Takaka mountainbiker conquers Tour Divide through North America

It was Golden Bay man Brian Alder's first time riding the notoriously tough Tour divide, where he finished 5th overall ...
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It was Golden Bay man Brian Alder's first time riding the notoriously tough Tour divide, where he finished 5th overall and beat the over 50's record.

The threat of grizzly bear attacks, unforgiving mountains and extremes of weather did not stop a Takaka mountainbiker from setting a new record in a notoriously tough ride from Canada to Mexico.

Brian Alder, 51, finished fifth overall out of 160 contestants in the gruelling Tour Divide race that follows the continental divide from Banff in Canada to Antelope Wells at the United States-Mexico border. He set a new record in the over-50 section.

The Tour Divide is touted as one of the toughest bike races in the world, covering wild and unpredictable terrain. It pushes riders to self-navigate through grizzly bear inhabited wilderness and remote snow covered trails.

Brian Alder pushed through wild and unpredictable terrain in the Tour Divide, a race that sees mountain bikers rough the ...
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Brian Alder pushed through wild and unpredictable terrain in the Tour Divide, a race that sees mountain bikers rough the harsh terrain from Canada to Mexico.

"Mostly it was just having a mantra of 'keep moving forward,' whether that was riding up huge passes or pushing your bike through muddy sections. The key was to stay motivated to keep moving at all costs," Alder said.

He finished the 4,418km route in just over 16 days, an average of 276km a day. He rode for about 18 hours a day, getting on his bike by 5am and stopping to rest just before midnight.

Competitors covered over 60,000 metres of climbing in the race with the highest pass at 3,600m.

Mountain biker, Brian Alder said it felt like he put in close to the best performance he could in the internationally ...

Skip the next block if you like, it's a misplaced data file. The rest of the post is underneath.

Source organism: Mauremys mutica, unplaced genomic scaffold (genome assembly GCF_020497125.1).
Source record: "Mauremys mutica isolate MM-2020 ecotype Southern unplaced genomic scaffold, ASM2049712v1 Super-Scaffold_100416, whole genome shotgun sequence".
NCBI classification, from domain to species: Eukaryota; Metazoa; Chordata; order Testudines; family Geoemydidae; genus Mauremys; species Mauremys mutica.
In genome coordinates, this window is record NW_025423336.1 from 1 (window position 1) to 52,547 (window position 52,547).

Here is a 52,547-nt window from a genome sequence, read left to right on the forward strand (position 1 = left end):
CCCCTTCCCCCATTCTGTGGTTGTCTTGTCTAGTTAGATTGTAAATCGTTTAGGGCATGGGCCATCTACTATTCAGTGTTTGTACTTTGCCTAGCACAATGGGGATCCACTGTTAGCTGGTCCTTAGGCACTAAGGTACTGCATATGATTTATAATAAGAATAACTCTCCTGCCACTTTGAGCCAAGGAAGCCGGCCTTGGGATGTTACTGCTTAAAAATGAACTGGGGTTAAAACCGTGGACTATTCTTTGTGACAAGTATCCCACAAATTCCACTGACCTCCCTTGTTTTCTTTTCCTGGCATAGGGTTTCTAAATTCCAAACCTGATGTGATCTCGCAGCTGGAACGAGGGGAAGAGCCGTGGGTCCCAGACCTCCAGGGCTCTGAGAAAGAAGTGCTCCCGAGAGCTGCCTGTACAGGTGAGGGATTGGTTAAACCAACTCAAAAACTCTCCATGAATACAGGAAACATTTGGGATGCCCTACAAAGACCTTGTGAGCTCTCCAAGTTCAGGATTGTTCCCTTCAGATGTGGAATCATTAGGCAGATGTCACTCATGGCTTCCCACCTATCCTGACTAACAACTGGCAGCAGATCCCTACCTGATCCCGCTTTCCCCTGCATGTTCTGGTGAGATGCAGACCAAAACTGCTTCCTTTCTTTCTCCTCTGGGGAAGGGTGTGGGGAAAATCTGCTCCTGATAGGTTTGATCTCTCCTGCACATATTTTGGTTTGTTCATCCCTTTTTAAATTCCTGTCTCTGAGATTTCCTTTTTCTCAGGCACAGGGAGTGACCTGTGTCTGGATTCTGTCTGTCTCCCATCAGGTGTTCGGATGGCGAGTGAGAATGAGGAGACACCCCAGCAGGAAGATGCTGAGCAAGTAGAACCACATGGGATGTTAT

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Mountain biker, Brian Alder said it felt like he put in close to the best performance he could in the internationally renowed Tour Divide.

Alder is an experienced mountainbiker who was attempting the brevet-style race for the first time.

Riders must complete the race completely unsupported and carry everything they require with them and are only allowed to restock at outlets available to all competitors.

"You are on your own out there and everything you have or need you need to carry with you or buy along the way — so planning and preparation is a major aspect of the race," Alder said.

Alder said he started out riding with another mountainbiker friend from Christchurch on June 6. They planned to ride together through areas of Canada and northern Montana that had a high-risk of grizzly bear encounters.

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But in a twist of fate, his friend was bitten by a dog on day two and had to pull out a few days later with a raging fever, and he largely rode by himself.

Alder came across grizzly and black bears and their cubs and moose and antelope along the way, but he always carried a bear whistle.

"It was sobering that the week after I finished a mountainbiker was killed by a grizzly in a similar area of Montana whilst riding with a friend, so it is a very real danger."

He said he camped in the wilderness or in campgrounds for around half the ride, and stayed in lodges or motels the other half.

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Alder recalled arriving in Montana after midnight from the hardest day so far — he had almost given up for the day 140 km earlier due to headwinds and the heat across the Great Basin.

"I arrive to huge cheers from the other guests, a massive hug from the the host Kirsten and fresh wood-fired pizza straight from the oven. It was very uplifting and I felt I'd crossed a magic line with the finish now just a process of repeating day after day."

"The belief that was passed to me from Kirsten and the others was a just so motivating and suddenly I felt part of the Tour Divide legacy."

It's hard to express how much these businesses and people along the route contribute to the overall experience. The moments of connection and hugely motivating and it shows how much this is a mental challenge rather than a physical one."

Alder said the Tour Divide was the ultimate bike-packing adventure, with a wide range of physical and mental challenges.

Finishing with such a great time came as a complete surprise to him.

"I feel like I put in close to the best performance I could, so I'm extremely satisfied and proud of my effort."

Alder is an adventure cycle tour guide for Golden Bay company Escape Adventures and at Helibike Nelson.   

He has led tours on the Heaphy Track and Old Ghost Rd, and internationally in Sichuan, China. 

The next tour he will lead is in Kyrgyzstan.

"I'd like to thank the support I received from John and Mandy at Escape Adventures, Hyperformance Hardwear and Santa Cruz Bicycles and the Golden Bay and Nelson cycling communities."

In 2012 Nelson rider Ollie Whalley set what was then a new Tour Divide record time in 16 days, two hours and 46 minutes. The winning rider this year finished in 13 days 22 hours and 50 minutes.  

The new adventure activity called "bike-packing" is gaining increasing popularity around the globe. 

Earlier this year, 230 riders set out from Cape Reinga to Bluff on the Tour Aotearoa, a 3000km journey down the length of New Zealand. 

 

 

 

 

 - Stuff.co.nz

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